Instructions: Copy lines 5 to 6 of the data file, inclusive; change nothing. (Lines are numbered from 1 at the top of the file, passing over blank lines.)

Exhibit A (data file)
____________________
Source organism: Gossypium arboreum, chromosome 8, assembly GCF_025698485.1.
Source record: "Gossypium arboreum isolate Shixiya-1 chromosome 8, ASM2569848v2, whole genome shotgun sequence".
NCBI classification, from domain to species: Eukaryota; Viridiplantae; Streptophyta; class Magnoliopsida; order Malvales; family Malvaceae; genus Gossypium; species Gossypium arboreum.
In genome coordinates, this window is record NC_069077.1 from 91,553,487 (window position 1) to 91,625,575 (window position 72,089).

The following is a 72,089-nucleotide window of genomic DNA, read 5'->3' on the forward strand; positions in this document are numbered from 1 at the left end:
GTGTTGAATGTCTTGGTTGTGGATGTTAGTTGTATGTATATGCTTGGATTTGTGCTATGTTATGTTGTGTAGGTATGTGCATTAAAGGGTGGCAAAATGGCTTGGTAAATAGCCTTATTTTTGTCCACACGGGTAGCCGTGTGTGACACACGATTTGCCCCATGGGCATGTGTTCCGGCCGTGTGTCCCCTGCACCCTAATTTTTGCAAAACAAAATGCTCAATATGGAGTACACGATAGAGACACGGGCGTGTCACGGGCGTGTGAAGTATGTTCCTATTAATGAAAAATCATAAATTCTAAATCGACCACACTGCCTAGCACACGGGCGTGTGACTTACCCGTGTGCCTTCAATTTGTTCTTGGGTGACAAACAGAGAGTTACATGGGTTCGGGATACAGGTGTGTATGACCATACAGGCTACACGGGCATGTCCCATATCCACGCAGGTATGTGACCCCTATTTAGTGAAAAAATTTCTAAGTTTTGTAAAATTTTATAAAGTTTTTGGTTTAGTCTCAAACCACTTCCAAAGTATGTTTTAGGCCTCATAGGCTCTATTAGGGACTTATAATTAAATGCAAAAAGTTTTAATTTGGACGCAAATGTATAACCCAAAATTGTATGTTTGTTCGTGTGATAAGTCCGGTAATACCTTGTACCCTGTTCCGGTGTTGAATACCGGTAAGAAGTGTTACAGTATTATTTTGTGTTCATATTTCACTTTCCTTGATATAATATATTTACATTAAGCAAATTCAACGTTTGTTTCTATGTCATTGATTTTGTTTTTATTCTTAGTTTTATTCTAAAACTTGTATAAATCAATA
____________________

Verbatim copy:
The following is a 72,089-nucleotide window of genomic DNA, read 5'->3' on the forward strand; positions in this document are numbered from 1 at the left end:
GTGTTGAATGTCTTGGTTGTGGATGTTAGTTGTATGTATATGCTTGGATTTGTGCTATGTTATGTTGTGTAGGTATGTGCATTAAAGGGTGGCAAAATGGCTTGGTAAATAGCCTTATTTTTGTCCACACGGGTAGCCGTGTGTGACACACGATTTGCCCCATGGGCATGTGTTCCGGCCGTGTGTCCCCTGCACCCTAATTTTTGCAAAACAAAATGCTCAATATGGAGTACACGATAGAGACACGGGCGTGTCACGGGCGTGTGAAGTATGTTCCTATTAATGAAAAATCATAAATTCTAAATCGACCACACTGCCTAGCACACGGGCGTGTGACTTACCCGTGTGCCTTCAATTTGTTCTTGGGTGACAAACAGAGAGTTACATGGGTTCGGGATACAGGTGTGTATGACCATACAGGCTACACGGGCATGTCCCATATCCACGCAGGTATGTGACCCCTATTTAGTGAAAAAATTTCTAAGTTTTGTAAAATTTTATAAAGTTTTTGGTTTAGTCTCAAACCACTTCCAAAGTATGTTTTAGGCCTCATAGGCTCTATTAGGGACTTATAATTAAATGCAAAAAGTTTTAATTTGGACGCAAATGTATAACCCAAAATTGTATGTTTGTTCGTGTGATAAGTCCGGTAATACCTTGTACCCTGTTCCGGTGTTGAATACCGGTAAGAAGTGTTACAGTATTATTTTGTGTTCATATTTCACTTTCCTTGATATAATATATTTACATTAAGCAAATTCAACGTTTGTTTCTATGTCATTGATTTTGTTTTTATTCTTAGTTTTATTCTAAAACTTGTATAAATCAATA